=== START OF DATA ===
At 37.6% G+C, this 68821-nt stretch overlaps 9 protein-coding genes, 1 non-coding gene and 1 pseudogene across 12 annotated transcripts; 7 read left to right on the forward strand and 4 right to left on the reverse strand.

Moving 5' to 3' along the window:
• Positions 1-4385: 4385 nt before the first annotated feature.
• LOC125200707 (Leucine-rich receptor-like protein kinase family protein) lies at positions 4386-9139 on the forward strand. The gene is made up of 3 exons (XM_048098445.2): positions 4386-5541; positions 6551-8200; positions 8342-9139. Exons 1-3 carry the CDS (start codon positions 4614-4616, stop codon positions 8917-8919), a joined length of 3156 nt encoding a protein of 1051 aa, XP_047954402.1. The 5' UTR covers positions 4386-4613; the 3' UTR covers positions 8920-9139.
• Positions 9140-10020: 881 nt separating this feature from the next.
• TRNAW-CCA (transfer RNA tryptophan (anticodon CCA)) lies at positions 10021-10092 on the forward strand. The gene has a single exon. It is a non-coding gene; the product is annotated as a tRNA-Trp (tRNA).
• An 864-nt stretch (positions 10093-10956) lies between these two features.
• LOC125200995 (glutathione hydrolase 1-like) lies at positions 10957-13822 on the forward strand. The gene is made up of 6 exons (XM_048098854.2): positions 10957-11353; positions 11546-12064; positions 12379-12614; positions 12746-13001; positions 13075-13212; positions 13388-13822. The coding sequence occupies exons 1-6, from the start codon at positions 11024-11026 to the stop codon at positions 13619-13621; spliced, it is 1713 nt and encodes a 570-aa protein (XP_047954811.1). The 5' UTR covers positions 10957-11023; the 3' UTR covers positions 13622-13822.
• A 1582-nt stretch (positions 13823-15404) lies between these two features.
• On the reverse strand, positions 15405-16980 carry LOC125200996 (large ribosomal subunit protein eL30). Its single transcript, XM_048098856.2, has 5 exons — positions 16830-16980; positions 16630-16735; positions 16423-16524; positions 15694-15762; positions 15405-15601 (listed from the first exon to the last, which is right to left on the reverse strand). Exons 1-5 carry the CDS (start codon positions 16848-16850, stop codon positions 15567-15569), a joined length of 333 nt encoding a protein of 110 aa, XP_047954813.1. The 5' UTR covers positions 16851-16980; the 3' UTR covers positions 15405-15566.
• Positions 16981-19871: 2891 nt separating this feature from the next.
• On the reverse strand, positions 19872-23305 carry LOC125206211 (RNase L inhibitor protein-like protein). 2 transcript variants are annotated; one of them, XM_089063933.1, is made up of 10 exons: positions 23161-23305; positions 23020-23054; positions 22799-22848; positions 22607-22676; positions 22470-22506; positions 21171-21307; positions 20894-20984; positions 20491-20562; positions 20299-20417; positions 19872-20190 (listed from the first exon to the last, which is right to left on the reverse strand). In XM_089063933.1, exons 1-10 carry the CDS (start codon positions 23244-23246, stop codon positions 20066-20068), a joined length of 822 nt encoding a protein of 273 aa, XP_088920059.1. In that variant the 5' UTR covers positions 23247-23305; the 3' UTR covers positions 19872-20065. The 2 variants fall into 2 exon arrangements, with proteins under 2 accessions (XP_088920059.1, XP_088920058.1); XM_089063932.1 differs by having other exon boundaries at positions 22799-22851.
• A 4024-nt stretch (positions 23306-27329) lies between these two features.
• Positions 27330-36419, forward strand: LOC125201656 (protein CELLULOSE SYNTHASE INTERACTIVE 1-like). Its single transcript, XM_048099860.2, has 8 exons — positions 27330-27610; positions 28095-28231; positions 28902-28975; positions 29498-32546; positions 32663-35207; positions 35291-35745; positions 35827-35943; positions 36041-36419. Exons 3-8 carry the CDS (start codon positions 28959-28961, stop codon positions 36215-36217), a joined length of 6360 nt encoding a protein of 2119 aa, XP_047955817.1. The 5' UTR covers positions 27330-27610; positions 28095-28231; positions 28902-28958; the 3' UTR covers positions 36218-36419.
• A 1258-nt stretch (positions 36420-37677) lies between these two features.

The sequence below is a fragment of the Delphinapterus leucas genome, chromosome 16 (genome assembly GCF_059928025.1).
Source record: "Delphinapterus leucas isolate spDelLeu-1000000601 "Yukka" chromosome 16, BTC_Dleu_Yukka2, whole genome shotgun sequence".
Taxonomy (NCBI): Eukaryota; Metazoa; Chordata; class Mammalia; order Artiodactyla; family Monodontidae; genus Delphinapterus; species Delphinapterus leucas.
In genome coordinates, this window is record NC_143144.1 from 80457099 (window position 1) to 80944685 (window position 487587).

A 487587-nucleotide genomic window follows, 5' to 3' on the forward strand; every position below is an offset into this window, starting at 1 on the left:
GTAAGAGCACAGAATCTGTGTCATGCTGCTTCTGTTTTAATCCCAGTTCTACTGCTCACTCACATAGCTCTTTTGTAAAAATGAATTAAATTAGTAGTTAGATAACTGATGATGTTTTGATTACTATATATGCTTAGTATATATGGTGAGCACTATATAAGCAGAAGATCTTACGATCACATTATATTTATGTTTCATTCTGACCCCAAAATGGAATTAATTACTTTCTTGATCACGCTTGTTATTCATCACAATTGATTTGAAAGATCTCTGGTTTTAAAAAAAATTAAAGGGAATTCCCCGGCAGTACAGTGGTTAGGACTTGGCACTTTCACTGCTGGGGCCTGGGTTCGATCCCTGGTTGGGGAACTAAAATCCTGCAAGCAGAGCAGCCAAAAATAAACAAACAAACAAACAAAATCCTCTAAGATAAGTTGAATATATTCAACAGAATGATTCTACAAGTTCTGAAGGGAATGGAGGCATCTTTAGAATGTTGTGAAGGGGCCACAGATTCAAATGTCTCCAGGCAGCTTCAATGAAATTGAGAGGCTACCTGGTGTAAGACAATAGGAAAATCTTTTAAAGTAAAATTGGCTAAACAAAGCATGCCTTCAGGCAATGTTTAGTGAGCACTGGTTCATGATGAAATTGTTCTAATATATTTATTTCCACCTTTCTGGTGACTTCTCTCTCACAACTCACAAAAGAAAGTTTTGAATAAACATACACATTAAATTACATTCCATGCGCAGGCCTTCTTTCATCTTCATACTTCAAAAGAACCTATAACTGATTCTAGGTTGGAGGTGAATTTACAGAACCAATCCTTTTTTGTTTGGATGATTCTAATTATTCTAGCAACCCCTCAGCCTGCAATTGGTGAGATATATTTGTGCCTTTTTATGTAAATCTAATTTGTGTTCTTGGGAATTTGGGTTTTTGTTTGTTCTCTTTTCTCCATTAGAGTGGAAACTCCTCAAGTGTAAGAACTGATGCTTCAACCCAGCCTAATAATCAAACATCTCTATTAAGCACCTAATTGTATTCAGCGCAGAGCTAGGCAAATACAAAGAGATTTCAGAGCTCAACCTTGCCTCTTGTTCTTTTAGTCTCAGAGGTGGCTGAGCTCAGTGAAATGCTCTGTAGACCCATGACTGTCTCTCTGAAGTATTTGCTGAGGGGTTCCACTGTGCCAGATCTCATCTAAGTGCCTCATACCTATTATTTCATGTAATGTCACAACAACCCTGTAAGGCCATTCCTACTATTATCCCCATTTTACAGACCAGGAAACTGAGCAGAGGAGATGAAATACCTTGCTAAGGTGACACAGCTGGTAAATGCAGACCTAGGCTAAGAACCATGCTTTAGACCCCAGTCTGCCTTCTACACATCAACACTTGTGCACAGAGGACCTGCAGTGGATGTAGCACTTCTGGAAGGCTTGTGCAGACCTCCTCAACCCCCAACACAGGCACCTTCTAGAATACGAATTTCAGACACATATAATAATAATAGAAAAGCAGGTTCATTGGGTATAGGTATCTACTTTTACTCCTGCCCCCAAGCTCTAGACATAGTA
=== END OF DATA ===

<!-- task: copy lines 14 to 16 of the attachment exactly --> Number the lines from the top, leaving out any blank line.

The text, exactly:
• Positions 27330-36419, forward strand: LOC125201656 (protein CELLULOSE SYNTHASE INTERACTIVE 1-like). Its single transcript, XM_048099860.2, has 8 exons — positions 27330-27610; positions 28095-28231; positions 28902-28975; positions 29498-32546; positions 32663-35207; positions 35291-35745; positions 35827-35943; positions 36041-36419. Exons 3-8 carry the CDS (start codon positions 28959-28961, stop codon positions 36215-36217), a joined length of 6360 nt encoding a protein of 2119 aa, XP_047955817.1. The 5' UTR covers positions 27330-27610; positions 28095-28231; positions 28902-28958; the 3' UTR covers positions 36218-36419.
• A 1258-nt stretch (positions 36420-37677) lies between these two features.

The sequence below is a fragment of the Delphinapterus leucas genome, chromosome 16 (genome assembly GCF_059928025.1).